While working on various projects with drupal I realized that there is really no one definitive place which lists the concepts that you need to become familiar with when dealing with drupal. So I decided that I would put them in one place for people who maybe are experienced php developers who are trying to learn to work with drupal for the first time.
The main important components when working with drupal on a serious project are:
A page is a unit that most web developers are most familiar with already. And that is the problem, because when you are creating a website with drupal, the code is not organized in these bite sized chunks. The beauty of the drupal model of work is that drupal separates what you need to write into re-usable chunks of code which can be used on numerous pages, and is not confined to one page in particular.
That being said, there are still instances where pages are used, but not in the same way as in a website you have to program from scratch. Often times pages are used instead as a means to configure areas of drupal, as admin pages etc.
A block is a small chunk of code which can be placed on the same page as page content, or on a node (which I will explain next). The block is a handy thing because it is easy to put blocks across a large number of pages, and it is also possible to let the admin user configure the visibility of a block based on the user's permission level (called a user role) via the admin interface.
These properties make blocks powerful in that you can put them in almost any configuration on a page, but not care ahead of time what else is on the page. In effect leaving page design to a designer or site admin.
A node is a very important part of drupal, because it ties in so deeply with the drupal structure. A node is an object in drupal. The node can be displayed and expanded and acted upon by modules. In the drupal module repository there are many modules which will act on nodes allowing for some really cool things.
The node can be a somewhat difficult concept to grasp, but thinking of it as a procedural object which can be acted upon, displayed, filtered, and restricted as a group. So a grouping of these "nodes" (known as a content type) can be exposed to different user roles. This means that if you want a bunch of pages which do the exact same thing you would create a new content type and then the individual nodes would all have the same structure.
Theming is important in drupal as it makes any code which is written and enables the designer to alter the output of that code, by adding tags, markup and css in order to make the website pretty. In this it is important to expose all html to drupal when you are writing it so that a designer can later open up the theme folder and overwrite your theming function adding these ever important tags.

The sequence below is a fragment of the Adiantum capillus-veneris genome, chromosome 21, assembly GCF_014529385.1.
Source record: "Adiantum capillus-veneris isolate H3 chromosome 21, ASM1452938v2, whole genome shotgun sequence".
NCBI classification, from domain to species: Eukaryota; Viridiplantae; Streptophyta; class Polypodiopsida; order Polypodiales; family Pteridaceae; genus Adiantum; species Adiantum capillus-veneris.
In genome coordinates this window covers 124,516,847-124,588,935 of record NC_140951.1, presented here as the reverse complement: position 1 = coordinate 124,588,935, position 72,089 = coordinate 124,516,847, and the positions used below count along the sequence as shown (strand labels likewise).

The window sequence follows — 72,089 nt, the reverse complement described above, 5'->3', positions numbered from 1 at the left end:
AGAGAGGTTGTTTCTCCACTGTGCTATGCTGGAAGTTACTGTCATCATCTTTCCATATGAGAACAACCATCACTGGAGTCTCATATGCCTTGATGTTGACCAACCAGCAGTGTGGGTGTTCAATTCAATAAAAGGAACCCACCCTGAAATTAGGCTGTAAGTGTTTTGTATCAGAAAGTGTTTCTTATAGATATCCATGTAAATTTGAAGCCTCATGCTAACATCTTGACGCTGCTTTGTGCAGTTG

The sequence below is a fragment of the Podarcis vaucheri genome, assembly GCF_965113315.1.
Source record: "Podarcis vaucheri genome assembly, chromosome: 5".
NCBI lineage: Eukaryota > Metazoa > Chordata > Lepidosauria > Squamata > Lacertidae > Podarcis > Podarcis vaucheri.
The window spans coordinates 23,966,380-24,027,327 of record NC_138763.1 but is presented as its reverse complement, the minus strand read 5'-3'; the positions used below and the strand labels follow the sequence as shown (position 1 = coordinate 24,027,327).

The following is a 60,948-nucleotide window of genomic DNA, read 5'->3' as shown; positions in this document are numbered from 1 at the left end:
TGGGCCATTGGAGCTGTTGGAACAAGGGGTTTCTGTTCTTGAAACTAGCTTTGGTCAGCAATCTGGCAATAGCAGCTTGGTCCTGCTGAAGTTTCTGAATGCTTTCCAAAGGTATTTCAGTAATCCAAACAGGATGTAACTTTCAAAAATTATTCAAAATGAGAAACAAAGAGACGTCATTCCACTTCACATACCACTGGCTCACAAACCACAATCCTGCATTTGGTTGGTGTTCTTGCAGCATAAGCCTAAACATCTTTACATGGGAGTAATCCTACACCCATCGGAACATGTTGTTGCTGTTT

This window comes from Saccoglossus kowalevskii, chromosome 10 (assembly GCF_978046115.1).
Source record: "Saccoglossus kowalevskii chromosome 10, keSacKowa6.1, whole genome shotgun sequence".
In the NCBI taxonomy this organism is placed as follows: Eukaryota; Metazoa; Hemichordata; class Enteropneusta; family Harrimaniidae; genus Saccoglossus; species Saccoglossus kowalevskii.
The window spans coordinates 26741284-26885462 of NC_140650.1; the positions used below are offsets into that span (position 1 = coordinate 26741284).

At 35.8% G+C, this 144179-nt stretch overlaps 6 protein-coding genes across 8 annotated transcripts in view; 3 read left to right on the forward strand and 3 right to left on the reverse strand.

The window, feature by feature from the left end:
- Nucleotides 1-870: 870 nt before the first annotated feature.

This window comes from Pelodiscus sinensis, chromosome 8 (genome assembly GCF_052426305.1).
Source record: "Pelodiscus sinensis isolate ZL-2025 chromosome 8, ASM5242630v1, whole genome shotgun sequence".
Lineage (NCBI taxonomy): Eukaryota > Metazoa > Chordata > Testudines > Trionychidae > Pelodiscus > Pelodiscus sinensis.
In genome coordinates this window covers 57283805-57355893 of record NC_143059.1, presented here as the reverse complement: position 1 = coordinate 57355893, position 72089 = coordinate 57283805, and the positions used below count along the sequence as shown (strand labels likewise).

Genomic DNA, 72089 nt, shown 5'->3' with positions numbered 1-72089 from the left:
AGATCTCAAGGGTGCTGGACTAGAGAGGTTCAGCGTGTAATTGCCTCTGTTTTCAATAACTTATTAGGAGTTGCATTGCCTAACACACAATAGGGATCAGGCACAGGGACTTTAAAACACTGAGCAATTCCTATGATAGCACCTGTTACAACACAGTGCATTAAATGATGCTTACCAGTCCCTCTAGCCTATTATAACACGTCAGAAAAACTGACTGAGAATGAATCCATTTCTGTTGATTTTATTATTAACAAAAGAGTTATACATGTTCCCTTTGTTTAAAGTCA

The theming engine in drupal is quite powerful and it is possible to procedurally theme small subsets of a page consistantly on a website by using this theming technique.
A module is where the exciting things happen in drupal. Because as a drupal developer you will want to avoid hacking drupal core as much as possible. This makes upgrading simple and easy, as well as keeping the codebase clean for your modules, making it possible for them all to work together instead of having one module vs. another.
The module system in drupal again is very powerful because of the node structure, and drupal's ability to edit queries which are written in one area of drupal, or written in one module by another.
The menu structure in drupal is also important. This is the area of drupal which exposes certain menu items based on permissions, and also changes based on where you are in your website's tree structure. It is important to use the menu structure on your drupal websites because this structure is much more powerful than doing it by hand. And because of the permission based feature.
Going forward into drupal 7 testing is becoming increasingly important in the drupal community. This testing is becoming a part of the core list of modules, but also it is very helpful even in drupal 5 and drupal 6. Unit testing ensures that if you make changes to your code, that it does not effect the code you have already written.
There has recently been a big push for testing to increase the productivity of coding and reduce the number of errors in the code. Drupal's testing is mostly done with the simpletest module found at http://drupal.org/projects/simpletest.
So this is my broad overview of what concepts a php programmer needs to know when starting to work with drupal. Please let me know if I forgot anything.